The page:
LATimes] Bruce Nelson was just a baby when Lake Mead was at its mightiest.
was 1983 — ancient history to the 32-year-old whose family has run
marinas here for three generations — when the lake gushed over Hoover
Dam like a desert Niagara Falls.
But that was then. Now, the West
remains mired in a lingering drought that has sapped the lake level to
its lowest point since Mead was created in the 1930s.
The drop has
threatened water supplies for the entire Southwest, prompting officials
to consider rationing. In September, the third and deepest intake pipe
into the lake will be opened to ensure that Las Vegas-area consumers
have water no matter how far Mead falls.
But Nelson says those already penning Lake Mead's obituary are a bit premature.
Tourism here is rebounding and the drought has brought an odd bonus:
As waters recede, the lake has given up long-submerged secrets — a ghost
town and B-29 bomber among them, history slowly revealed with the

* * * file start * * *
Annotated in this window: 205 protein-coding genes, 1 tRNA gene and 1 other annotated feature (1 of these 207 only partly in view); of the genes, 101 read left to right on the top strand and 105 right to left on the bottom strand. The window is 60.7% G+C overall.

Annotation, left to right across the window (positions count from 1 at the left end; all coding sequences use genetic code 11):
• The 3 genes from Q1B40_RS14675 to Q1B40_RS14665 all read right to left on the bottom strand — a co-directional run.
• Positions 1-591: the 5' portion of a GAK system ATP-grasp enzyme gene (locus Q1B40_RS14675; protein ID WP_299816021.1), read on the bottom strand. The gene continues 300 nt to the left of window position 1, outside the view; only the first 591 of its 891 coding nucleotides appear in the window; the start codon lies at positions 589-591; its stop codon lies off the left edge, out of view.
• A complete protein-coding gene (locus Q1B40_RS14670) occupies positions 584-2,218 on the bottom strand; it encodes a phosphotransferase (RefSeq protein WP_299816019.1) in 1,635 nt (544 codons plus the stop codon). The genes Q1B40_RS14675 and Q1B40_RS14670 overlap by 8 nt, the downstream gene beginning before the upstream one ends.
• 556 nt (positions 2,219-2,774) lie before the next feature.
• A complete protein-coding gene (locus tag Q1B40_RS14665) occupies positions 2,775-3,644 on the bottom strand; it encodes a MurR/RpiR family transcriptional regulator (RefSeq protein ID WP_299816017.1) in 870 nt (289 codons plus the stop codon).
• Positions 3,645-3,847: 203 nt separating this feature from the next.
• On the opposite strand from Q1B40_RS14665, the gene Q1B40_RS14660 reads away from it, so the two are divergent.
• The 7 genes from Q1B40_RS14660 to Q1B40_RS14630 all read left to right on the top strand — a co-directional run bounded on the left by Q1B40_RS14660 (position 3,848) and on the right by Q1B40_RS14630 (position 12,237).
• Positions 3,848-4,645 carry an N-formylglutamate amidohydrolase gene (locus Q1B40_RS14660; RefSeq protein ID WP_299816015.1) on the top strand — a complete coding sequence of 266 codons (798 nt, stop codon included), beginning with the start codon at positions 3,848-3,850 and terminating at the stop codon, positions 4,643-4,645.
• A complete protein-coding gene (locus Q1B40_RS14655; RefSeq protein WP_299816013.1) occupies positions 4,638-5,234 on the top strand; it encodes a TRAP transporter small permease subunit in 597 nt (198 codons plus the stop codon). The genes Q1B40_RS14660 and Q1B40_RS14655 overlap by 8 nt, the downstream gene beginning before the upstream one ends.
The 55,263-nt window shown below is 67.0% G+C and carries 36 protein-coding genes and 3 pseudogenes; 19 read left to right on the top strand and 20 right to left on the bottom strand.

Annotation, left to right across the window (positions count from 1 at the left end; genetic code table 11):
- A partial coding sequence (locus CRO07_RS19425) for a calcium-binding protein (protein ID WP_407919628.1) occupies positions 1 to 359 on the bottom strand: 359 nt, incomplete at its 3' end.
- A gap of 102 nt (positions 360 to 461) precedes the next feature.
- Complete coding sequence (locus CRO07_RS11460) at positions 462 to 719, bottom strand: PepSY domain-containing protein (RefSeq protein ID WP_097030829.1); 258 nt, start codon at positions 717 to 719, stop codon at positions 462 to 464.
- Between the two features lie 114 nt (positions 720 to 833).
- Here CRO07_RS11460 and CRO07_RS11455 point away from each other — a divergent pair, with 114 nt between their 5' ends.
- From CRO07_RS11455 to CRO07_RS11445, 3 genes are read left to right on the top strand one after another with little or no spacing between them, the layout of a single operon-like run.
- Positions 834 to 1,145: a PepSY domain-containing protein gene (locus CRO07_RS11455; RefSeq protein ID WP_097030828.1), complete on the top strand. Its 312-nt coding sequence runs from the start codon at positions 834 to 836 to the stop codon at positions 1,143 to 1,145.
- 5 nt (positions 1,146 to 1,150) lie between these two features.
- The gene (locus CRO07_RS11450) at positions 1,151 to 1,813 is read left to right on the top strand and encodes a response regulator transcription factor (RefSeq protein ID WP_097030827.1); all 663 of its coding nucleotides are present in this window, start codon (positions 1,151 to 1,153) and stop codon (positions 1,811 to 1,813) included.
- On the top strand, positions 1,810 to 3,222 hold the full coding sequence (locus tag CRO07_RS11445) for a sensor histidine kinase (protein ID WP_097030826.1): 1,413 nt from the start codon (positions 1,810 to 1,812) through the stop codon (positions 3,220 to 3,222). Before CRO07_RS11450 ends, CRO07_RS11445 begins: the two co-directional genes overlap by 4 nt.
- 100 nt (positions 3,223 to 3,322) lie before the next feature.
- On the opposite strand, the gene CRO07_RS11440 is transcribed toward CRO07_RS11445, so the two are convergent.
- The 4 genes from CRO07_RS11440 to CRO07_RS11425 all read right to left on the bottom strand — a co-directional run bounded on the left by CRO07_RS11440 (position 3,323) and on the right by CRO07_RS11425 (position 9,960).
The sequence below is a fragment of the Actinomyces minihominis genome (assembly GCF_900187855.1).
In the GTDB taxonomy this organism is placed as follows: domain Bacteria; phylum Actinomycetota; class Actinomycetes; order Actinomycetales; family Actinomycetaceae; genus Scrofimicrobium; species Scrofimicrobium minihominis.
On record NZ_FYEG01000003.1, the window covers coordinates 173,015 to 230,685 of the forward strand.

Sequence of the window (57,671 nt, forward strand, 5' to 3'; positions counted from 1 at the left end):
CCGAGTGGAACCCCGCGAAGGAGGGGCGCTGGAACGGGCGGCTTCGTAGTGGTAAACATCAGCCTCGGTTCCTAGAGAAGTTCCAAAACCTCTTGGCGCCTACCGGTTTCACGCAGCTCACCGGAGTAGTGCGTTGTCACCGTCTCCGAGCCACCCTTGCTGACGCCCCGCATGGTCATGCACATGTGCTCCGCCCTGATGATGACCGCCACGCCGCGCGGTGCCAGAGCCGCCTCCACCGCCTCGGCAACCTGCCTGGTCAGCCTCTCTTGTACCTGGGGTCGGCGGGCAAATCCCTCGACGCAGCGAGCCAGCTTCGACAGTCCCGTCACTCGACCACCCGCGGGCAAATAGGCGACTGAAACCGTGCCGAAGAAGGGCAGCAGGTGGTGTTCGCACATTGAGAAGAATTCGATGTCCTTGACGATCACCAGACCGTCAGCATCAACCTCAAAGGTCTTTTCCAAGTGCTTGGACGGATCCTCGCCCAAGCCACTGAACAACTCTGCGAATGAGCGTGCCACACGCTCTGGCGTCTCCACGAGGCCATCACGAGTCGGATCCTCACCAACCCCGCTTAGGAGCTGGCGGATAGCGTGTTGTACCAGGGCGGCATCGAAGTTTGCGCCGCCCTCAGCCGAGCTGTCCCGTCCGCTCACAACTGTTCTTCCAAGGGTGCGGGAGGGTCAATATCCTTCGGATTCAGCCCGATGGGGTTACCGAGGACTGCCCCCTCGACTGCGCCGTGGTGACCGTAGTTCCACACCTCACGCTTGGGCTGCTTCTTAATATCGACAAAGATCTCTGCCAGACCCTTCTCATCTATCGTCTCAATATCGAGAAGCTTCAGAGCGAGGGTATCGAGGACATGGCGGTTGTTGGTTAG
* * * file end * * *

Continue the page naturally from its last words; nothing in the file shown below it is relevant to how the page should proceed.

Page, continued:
gentle care of an archaeologist's brush.
On a recent Friday,
Nelson shuts off the engine of his Yamaha pleasure boat and floats in
the aqua-green waters just off the dam wall. On either side of him, the
rock face soars toward impossibly blue summer skies. Nelson's family
opened their first marina here in 1957, and he grew up on this lake. His
childhood playground now supports his livelihood.
"It's just so
unfair to say this lake is disappearing," he says. "The lake is what it
is. Do we prefer more water? Sure. But even with less water, this is
still one big, big lake."
Nelson has stopped in a place called Black Canyon, though its walls now bear the black-white contrast of a piano keyboard.
chalk-colored stone closest to the waterline, covered with residue from
the retreating waters, is a measuring stick of just how far the lake
level has fallen — from 1,226 feet to 1,075 feet in just 17 years, with
most of that in the last few years. Read More